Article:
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I have a vertically arranged (stacked) pooled time series data.frame that looks like this:

date    item    qty_sold
day_1   orange  0
day_2   orange  0
day_3   orange  0
day_4   orange  0
day_5   orange  5
day_6   orange  0
day_7   orange  8
day_8   orange  0
day_1   hammer  0
day_2   hammer  0
day_3   hammer  3
day_4   hammer  0
day_5   hammer  70
day_6   hammer  70
day_7   hammer  0
Day_8   hammer  80

In each "item's" sub-series/sub-group, I need to identify and remove *all observations prior to the day on which the first positive qty_sold was observed*. For example, for the "orange" series, this means striking out days 1 through 4 and for the "hammer" series this means striking out the first 2 days.


(In case the explanation above is not clear): From each sub-series in the dataset, I need to to remove the all the days from date = Day_1 to date = Day_k, such that for each day in the interval 1...k qty_sold = 0, AND retain all rows where date = Day_k+1 qty_sold >= 0)

Can anyone kindly give an idea on how to go about this? The actual dataset contains about a million rows. I would also welcome suggestions in accomplishing this using SAS apart from R.

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closed as off-topic by joran, Ricardo Saporta, Adrian Panasiuk, agstudy, Rubens Jul 7 '13 at 0:55

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  • "Questions must demonstrate a minimal understanding of the problem being solved. Tell us what you've tried to do, why it didn't work, and how it should work. See also: Stack Overflow question checklist" – joran, Ricardo Saporta, Adrian Panasiuk, agstudy, Rubens
If this question can be reworded to fit the rules in the help center, please edit the question.

2  
StackOverflow is generally intended to help with code that you've already written but isn't working. We typically prefer not to take Q's where you simply describe the problem and request code. –  joran Jul 6 '13 at 22:39
    
@joran - Unless it's tagged regex... in which case, fire away! –  JDB Jul 8 '13 at 20:56

2 Answers 2

up vote 3 down vote accepted

I totally agree with @joran's point there. I'll give a(n) (R) answer here even though this question doesn't show any research effort. For the future, show us the code you've tried as well.

For your problem, the first step to do is to use a base function or a nice package that'll help you split your data.frame to groups, apply whatever function you want to apply to each split group and combine the results (typically called as split-apply-combine strategy). There are couple of nice (external) packages out there, namely, plyr and data.table. Although, I prefer data.table for data.frame-like operations as it's generally lot faster.

So, first we'll convert your data.frame to a data.table. If you don't have this package installed, then you can do it by doing install.packages("data.table").

require(data.table) # load package
dt <- data.table(df) # convert data.frame to data.table

Now, to split a data.table into groups, we can use the argument by within the data.table. And our apply function will be cummax, because this'll give you 0's only for the first consecutive zeros and non-zeros after (if you don't have negative values in your data, which I assume here). Then, the results are automatically combined. So, let's do this:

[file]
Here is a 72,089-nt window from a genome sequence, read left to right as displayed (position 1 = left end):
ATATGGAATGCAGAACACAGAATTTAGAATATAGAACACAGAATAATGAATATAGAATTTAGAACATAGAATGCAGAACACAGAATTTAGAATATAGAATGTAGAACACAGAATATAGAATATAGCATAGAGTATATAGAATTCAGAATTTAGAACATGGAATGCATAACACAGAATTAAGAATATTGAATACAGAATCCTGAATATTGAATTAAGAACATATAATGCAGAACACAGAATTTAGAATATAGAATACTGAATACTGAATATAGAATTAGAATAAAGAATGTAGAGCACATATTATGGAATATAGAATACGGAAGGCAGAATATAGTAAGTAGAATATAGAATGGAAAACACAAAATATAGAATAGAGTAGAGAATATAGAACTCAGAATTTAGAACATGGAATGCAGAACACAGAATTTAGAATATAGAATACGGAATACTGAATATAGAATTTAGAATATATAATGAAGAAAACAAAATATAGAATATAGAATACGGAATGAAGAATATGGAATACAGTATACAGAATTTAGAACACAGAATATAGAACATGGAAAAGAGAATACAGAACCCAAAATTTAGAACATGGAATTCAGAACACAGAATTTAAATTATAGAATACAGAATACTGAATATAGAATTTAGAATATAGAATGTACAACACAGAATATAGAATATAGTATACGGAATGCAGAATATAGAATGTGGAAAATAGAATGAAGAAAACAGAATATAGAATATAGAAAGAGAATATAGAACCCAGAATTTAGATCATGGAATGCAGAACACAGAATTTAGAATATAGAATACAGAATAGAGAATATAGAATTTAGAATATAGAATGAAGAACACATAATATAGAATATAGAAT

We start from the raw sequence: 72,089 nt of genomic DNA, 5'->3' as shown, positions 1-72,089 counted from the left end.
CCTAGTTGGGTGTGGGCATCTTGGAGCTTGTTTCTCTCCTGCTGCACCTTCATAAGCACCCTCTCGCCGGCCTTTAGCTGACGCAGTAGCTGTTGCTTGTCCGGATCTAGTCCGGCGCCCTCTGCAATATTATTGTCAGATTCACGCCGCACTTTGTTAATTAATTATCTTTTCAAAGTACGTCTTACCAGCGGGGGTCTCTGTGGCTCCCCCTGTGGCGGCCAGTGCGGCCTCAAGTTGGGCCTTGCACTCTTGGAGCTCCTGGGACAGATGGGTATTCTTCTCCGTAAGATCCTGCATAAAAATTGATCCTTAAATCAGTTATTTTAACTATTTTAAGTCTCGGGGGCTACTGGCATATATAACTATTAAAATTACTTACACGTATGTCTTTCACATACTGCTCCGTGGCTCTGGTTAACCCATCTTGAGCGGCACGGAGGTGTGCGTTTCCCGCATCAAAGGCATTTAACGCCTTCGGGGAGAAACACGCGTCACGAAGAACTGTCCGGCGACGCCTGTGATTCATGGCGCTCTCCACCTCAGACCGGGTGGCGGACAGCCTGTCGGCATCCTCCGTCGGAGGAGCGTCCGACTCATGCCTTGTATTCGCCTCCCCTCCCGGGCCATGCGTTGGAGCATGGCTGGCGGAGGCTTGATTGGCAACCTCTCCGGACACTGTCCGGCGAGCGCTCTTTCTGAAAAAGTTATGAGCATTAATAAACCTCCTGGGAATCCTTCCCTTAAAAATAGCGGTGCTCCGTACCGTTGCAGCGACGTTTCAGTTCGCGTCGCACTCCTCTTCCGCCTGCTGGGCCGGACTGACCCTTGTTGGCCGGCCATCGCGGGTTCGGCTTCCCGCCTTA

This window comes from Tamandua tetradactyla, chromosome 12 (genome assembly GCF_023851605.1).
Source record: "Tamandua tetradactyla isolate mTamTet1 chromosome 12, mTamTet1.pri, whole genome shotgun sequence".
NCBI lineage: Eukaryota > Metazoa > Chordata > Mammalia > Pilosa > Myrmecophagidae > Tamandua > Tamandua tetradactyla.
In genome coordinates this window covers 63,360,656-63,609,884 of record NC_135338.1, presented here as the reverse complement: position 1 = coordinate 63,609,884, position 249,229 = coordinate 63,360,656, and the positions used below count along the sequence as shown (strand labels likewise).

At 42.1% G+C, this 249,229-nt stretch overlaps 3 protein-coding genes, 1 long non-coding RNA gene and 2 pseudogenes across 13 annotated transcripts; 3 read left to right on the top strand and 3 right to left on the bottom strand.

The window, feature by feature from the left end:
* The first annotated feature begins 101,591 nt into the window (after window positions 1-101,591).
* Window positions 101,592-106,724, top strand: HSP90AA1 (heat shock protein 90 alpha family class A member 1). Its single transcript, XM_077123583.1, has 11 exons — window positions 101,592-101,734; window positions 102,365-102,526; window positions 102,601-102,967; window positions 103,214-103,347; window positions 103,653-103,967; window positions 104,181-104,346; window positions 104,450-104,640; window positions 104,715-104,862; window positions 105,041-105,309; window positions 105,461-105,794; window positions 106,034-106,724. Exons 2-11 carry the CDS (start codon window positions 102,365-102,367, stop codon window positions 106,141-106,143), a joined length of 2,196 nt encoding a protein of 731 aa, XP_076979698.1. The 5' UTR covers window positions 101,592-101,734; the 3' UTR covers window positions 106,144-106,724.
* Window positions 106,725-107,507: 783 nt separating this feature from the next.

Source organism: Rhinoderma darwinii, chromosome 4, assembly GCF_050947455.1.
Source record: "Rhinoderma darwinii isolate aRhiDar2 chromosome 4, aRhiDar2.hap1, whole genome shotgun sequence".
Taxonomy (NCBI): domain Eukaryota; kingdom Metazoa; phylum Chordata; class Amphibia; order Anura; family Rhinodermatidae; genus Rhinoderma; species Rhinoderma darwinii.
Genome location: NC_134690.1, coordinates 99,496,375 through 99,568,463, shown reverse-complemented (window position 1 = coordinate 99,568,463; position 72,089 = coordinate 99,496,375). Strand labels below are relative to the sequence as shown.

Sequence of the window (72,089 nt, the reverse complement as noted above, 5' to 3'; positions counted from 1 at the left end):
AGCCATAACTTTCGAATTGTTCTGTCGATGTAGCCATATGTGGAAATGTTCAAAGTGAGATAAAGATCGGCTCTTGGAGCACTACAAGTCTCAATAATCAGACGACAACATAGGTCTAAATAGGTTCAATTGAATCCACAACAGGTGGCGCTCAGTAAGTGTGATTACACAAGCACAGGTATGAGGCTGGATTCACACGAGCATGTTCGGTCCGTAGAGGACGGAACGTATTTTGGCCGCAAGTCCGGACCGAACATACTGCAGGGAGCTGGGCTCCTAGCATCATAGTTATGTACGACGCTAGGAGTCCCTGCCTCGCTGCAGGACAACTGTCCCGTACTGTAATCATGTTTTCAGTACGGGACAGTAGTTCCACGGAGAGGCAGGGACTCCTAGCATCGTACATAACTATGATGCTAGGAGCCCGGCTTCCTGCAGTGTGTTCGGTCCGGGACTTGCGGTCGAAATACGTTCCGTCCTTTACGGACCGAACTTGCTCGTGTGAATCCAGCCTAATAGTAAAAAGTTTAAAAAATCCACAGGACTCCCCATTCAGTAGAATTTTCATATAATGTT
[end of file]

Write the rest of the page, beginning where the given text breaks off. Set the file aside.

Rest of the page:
dt[, .SD[cummax(qty_sold) > 0], by = item]

      item  date qty_sold
 1: orange day_5        5
 2: orange day_6        0
 3: orange day_7        8
 4: orange day_8        0
 5: hammer day_3        3
 6: hammer day_4        0
 7: hammer day_5       70
 8: hammer day_6       70
 9: hammer day_7        0
10: hammer Day_8       80

To sum up:

require(data.table)
dt <- data.table(df)
dt[, .SD[cummax(qty_sold)>0], by = item]

Some more explanation on the syntax. Let's consider first by = item. This the part that internally split's the data for you by item (that is, the whole data.table for item= orange will be considered first, followed by the part for item = hammer etc..).

The middle part .SD[cummax(qty_sold) > 0] is where the magic happens - the apply function equivalent. Here, .SD is just the split-part (corresponding to item taken one at a time. To see more clearly what's in .SD everytime, do: dt[, print(.SD), by = item].

This'll basically remove the rows which have a contiguous 0's just at the start and retaining everything else (the solution is guaranteed as long as there are no negative values).

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Thank you for the response. I am new to the rules here and unfortunately my knowledge of R was too limited to attempt my own solution. –  user27636 Jul 6 '13 at 23:34
    
As joran pointed out, this site is not meant for such questions, unfortunately. So, you'll be down-voted and eventually people will stop answering your questions (unless they see you've made an effort). So I suggest you get an R book and start reading and post when you face difficulties explaining what you did and where you're stuck. –  Arun Jul 6 '13 at 23:58

The SAS approach would be something like: keep track in a retained variable whether you already encountered positive values for your item. If not, you do not output. If yes, make note of it in the variable used to keep track of it. After the last line of an item, reset your tracking variable. E.g.: (sort if necessary)

data RESULT (drop=found_first_positive);
    set DATASET;
    by item date;
    retain found_first_positive 0;
    if quantity>0 then found_first_positive=1;
    if found_first_positive;
    if last.item then found_first_positive=0;
run;
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